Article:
At that time, the big events in Chicago were the Halloween balls. Aragon and Trianon. They were huge ballrooms. One on the north side and one on the south side. And every Halloween all bars were off and everybody went in costume. And all of us would get tuxedos and…

EM: All the women…

SW: All the women. And dress in our butchiest styles and we’d all go to the balls. The Aragon was on the north side. The Trianon was on the south side.

These two particular big events were, again, run by the Mafia. And we’d hire limousines, you see, and get a police escort through the crowds in order to get inside and, uh…

EM: This was the one time of year that gay people could be gay.

SW: One time of year that gay people could be gay. But it was the only visible sign that there literally were thousands and thousands of gay people in the city.

EM: When was the first time you went to this, in the 1940s?

SW: It was shortly after the fellas got out of the service, because I remember they dressed me.

EM: How did they dress you?

SW: In a tuxedo. And tied my tie. And put makeup on me. I’d never worn makeup in my life! All the fellas wore dresses.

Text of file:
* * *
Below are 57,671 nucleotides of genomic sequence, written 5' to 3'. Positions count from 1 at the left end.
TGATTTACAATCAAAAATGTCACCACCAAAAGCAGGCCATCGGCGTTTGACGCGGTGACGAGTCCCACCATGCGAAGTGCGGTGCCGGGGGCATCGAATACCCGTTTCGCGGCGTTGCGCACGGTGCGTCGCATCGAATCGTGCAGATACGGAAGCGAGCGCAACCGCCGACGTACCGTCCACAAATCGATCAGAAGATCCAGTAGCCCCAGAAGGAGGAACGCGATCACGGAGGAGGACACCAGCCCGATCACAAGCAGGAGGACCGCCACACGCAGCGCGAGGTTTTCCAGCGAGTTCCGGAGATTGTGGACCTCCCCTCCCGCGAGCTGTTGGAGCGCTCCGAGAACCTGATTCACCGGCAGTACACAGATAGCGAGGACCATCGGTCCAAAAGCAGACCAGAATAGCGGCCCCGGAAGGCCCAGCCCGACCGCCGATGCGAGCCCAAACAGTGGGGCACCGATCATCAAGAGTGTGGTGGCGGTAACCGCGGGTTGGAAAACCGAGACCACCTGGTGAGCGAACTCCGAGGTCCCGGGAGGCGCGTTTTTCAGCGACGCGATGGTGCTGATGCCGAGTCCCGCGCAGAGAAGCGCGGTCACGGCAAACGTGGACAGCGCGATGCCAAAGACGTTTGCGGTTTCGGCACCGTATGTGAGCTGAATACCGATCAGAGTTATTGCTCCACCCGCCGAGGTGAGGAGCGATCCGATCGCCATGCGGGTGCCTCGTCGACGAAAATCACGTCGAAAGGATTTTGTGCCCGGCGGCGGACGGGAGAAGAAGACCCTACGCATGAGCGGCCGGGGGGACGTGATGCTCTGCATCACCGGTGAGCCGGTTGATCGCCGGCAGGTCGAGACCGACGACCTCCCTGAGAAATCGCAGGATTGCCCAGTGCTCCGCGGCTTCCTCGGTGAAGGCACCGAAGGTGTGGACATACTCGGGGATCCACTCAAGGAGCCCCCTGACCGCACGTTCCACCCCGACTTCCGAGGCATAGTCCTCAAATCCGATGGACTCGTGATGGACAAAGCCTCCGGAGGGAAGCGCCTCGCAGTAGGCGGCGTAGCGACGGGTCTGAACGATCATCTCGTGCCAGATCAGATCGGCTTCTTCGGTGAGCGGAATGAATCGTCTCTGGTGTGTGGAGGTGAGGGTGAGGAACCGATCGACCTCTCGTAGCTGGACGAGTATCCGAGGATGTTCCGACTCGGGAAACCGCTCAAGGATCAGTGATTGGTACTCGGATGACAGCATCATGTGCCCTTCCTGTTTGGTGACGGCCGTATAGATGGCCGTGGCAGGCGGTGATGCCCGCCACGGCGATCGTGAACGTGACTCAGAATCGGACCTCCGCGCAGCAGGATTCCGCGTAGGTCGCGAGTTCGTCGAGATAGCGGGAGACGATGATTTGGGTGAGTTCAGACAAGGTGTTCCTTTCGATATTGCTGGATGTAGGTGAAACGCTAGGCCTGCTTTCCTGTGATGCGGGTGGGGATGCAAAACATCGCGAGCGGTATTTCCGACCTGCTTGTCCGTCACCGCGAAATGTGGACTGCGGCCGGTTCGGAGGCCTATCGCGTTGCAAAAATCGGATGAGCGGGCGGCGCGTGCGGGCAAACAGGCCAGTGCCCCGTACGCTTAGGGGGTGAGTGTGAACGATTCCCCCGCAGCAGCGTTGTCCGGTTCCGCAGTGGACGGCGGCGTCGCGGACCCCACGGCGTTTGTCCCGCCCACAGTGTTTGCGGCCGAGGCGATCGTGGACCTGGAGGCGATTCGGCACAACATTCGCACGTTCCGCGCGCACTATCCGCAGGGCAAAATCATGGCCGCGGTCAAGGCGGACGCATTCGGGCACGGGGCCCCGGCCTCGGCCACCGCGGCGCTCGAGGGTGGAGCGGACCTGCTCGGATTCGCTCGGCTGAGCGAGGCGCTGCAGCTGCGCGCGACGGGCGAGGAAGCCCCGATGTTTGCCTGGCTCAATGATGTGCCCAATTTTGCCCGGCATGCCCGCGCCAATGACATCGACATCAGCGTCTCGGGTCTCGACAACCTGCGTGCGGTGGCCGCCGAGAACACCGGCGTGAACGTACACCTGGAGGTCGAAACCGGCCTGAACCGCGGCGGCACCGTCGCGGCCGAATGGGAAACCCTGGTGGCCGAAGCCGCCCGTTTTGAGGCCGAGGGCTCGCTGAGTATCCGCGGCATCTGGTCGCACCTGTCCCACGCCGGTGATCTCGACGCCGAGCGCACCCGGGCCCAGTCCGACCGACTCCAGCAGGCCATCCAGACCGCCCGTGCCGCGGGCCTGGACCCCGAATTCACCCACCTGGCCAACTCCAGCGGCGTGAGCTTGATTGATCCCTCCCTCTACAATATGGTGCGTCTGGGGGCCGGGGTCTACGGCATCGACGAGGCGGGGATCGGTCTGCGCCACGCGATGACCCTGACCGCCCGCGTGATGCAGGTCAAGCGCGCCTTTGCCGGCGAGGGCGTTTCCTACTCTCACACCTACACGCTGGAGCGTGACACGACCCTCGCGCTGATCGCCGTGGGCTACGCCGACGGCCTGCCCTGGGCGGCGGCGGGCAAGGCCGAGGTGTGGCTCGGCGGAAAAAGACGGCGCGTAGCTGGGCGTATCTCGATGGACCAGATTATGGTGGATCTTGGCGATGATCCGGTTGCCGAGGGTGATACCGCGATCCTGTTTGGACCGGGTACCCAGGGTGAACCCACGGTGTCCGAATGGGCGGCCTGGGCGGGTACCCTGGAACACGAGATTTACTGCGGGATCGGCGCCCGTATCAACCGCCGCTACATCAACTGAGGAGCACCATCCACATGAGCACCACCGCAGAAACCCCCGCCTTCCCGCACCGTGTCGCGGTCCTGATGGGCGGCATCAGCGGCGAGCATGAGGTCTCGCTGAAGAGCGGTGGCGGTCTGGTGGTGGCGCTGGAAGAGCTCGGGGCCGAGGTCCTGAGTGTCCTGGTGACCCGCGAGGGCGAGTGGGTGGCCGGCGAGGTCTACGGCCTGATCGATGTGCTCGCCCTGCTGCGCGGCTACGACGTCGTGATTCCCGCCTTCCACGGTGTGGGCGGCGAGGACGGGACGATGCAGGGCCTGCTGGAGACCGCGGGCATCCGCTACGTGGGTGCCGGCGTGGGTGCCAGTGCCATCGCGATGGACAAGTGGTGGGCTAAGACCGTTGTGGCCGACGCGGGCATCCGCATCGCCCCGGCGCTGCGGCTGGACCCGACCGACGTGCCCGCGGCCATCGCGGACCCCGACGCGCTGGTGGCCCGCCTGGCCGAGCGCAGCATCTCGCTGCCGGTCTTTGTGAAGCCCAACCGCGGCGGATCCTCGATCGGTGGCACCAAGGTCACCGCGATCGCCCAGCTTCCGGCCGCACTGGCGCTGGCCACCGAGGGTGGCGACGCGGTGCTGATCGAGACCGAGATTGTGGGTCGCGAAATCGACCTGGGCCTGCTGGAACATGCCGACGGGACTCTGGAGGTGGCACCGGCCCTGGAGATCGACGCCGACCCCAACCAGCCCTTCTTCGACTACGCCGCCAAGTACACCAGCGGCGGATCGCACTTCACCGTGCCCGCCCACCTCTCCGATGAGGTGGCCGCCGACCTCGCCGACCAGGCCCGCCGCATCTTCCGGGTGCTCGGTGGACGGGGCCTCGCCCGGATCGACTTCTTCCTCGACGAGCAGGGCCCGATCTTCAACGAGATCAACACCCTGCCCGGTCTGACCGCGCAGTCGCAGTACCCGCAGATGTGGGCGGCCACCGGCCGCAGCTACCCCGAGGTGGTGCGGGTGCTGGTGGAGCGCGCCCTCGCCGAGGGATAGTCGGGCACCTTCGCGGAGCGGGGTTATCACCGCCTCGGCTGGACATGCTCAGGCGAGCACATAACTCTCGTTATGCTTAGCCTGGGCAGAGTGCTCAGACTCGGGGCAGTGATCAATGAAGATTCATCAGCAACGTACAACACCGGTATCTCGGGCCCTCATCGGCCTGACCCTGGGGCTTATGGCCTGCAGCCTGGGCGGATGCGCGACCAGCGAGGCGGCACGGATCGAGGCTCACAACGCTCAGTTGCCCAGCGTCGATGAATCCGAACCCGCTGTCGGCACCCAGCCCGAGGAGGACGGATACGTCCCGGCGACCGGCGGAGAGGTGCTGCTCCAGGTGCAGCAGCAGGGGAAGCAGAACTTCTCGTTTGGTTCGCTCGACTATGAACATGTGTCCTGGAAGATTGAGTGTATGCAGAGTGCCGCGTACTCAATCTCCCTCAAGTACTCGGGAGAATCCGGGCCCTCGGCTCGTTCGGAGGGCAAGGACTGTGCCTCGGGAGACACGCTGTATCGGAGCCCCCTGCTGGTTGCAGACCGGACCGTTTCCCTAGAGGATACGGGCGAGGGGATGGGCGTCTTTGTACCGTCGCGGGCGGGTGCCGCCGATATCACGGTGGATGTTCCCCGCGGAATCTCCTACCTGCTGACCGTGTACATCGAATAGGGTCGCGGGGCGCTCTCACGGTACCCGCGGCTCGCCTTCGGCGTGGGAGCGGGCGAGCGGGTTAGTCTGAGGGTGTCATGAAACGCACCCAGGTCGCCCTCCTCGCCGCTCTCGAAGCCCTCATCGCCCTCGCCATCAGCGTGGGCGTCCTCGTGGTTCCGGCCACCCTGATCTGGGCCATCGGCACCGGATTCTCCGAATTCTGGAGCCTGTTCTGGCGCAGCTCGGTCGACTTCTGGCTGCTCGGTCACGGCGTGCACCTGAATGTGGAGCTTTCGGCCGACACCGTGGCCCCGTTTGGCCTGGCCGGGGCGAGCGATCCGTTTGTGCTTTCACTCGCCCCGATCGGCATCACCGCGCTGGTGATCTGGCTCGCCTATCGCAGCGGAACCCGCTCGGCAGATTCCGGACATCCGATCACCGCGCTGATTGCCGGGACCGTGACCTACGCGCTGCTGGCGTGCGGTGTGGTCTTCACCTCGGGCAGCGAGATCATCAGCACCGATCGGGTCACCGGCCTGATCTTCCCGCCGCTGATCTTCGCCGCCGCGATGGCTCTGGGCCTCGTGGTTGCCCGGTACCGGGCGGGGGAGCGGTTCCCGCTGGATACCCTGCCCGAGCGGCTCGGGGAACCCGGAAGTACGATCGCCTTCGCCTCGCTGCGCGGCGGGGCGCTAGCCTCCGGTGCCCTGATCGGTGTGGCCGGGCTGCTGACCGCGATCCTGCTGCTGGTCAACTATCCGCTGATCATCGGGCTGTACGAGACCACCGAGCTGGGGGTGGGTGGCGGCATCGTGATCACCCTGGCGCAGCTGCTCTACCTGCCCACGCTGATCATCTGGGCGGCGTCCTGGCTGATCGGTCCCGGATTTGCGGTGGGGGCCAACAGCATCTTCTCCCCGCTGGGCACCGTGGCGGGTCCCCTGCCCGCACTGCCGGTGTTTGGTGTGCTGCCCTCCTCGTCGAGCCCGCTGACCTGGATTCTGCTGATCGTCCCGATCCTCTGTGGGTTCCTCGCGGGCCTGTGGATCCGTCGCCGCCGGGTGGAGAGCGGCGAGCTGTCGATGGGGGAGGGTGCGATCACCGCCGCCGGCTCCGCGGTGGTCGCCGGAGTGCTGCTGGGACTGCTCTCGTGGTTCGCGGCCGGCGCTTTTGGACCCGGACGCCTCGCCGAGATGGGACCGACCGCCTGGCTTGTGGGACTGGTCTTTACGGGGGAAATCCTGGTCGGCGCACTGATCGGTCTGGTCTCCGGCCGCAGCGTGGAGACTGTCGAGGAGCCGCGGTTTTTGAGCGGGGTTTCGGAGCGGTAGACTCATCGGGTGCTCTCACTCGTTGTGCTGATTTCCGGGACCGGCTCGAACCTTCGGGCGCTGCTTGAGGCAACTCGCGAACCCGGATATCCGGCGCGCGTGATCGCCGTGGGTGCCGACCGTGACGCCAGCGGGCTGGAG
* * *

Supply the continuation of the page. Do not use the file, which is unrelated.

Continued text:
EM: When did you become aware that there was any kind of organized…?

SW: There wasn’t much of an organized movement. The only organized group that I could find out about was ONE, which was more a literary thing.

EM: And this is already by early 1950s.

SW: That’s right.

EM: So what happened during the 1940s?

SW: Before then it was pretty much on our own volition that we would… There were so many young women that were being thrown out of their homes, so we started our own little informal groups. And we would take in all the kids that got kicked out in the street. And we would keep pushing them to stop trying to hide it, um, be themselves. I believed that you should stand up and be counted.

EM: Wasn’t that dangerous for most people?

SW: It’s always dangerous for anyone who doesn’t have any money in the bank.

EM: But weren’t many of them in danger of losing their jobs?